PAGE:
Want to be a good reviewer? Learn what you job isn’t.

  1. You are not a proofreader. Chances are also high that the rules you are certain are correct, are anything but. Split infinitives? Turns out they’re fine. So don’t waste your valuable time on something you are unlikely to be good at. Even if you are good at it, it is still a waste of your time. Academic publishing make ludicrous profits from free academic labor. They can afford to pay for proofreading. And they should.
  2. You are not a typesetter. Reviewers have spilt rivers of ink demanding that authors follow a particular system (e.g., APA 6th). Worse, reviewers almost always demand that authors follow their own idiosyncratic interpretation of these rules. They shouldn’t bother. The publisher will strip an academic paper of these style and apply their own. They pay people to do this. Don’t waste your time. Does the author’s style, or lack of it, intrude on your ability to read a paper? Fine, say something. But otherwise leave it to the pros who will get the accepted manuscript.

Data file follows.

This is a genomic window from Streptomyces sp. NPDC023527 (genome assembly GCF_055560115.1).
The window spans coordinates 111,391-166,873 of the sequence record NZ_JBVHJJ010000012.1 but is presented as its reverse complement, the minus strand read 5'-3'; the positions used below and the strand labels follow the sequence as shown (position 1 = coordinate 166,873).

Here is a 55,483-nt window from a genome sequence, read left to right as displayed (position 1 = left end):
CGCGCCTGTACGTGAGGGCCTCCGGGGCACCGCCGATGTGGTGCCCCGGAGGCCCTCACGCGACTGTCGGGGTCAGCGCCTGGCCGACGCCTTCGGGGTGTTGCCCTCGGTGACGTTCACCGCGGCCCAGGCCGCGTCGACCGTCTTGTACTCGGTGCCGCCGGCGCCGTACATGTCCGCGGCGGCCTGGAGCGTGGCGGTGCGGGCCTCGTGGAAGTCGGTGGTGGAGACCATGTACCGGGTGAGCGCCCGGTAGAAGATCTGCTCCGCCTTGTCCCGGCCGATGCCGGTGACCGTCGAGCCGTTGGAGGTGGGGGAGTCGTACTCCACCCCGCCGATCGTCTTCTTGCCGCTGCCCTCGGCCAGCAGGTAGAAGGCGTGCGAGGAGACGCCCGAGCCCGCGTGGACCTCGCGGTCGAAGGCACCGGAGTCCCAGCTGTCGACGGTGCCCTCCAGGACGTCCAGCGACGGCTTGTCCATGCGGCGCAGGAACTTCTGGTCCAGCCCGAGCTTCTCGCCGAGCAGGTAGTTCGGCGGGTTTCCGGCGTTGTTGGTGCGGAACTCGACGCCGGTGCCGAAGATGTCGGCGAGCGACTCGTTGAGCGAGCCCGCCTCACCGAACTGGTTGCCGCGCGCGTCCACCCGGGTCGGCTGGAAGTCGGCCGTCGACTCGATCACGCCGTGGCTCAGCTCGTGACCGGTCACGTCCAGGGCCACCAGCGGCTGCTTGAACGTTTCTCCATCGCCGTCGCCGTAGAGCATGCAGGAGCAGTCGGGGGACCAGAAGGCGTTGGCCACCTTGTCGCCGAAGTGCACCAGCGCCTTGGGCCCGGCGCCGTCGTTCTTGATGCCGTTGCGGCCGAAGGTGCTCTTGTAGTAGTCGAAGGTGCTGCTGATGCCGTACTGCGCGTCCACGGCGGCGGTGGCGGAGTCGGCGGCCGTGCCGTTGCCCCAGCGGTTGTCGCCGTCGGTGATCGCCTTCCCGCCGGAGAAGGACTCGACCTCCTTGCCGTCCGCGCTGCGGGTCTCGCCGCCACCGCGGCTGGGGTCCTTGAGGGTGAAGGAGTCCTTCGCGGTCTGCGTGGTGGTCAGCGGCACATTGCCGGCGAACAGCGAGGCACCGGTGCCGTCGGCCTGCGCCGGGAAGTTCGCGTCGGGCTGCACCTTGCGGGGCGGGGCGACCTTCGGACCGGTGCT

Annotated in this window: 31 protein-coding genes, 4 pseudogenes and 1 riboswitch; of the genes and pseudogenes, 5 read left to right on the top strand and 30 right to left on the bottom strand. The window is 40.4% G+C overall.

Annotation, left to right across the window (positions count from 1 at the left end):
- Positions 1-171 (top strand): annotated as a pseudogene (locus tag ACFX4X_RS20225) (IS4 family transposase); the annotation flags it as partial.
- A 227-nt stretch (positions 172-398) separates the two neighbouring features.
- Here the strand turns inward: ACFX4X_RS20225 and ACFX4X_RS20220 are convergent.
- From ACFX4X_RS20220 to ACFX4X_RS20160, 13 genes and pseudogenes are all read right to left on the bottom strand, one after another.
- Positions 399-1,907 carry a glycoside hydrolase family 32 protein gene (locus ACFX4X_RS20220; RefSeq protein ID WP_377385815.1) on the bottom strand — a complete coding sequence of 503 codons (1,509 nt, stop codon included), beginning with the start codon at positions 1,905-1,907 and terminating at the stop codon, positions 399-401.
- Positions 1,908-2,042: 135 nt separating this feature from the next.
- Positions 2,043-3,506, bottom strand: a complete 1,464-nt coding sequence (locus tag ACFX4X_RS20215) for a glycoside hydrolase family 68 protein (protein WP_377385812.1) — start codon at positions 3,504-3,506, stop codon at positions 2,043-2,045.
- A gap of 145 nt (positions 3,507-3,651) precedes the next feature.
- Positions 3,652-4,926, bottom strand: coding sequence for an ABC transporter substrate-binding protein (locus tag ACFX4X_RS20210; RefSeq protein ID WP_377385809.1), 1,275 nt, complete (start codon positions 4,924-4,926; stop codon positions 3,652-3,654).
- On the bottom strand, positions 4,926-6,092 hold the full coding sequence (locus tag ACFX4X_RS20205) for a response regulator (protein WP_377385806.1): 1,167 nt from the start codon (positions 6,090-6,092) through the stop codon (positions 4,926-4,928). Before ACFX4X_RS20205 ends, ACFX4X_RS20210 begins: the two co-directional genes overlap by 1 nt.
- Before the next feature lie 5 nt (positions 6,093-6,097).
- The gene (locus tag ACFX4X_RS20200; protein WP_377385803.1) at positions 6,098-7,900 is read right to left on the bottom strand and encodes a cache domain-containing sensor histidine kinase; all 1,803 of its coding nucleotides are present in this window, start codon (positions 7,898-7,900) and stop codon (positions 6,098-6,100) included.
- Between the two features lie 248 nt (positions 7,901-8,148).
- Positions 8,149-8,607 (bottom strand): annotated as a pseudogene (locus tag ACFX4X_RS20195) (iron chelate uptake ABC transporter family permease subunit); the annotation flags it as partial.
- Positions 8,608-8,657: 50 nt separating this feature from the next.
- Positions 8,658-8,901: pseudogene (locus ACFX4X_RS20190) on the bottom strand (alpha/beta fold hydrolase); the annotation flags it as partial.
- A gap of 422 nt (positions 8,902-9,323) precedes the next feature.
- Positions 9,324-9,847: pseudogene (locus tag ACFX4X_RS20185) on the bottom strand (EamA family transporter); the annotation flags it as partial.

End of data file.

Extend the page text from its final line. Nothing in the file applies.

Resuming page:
3. You are not an acquisitions editor. That is the editor’s job. Your job is to determine if the article has sufficient scientific merit to justify publication. Your job is not to decide whether a paper will be highly cited, be a pivotal piece in the field, or be ‘important’.
  4. You are not a co-author. Your job is not to make the author write a paper the way you would have written it. Your job is to determine whether a paper would not be out-of-place sitting next to the existing literature in the field. You can suggest stuff. But if the author does not want to do it, and it does not affect the merit of the paper, then back-off. Better yet, after you write a comment, ask yourself: “am I imposing my style on the author, or does my comment address an issue of scientific merit”? If it’s the former, it’s better not to include the comment at all.

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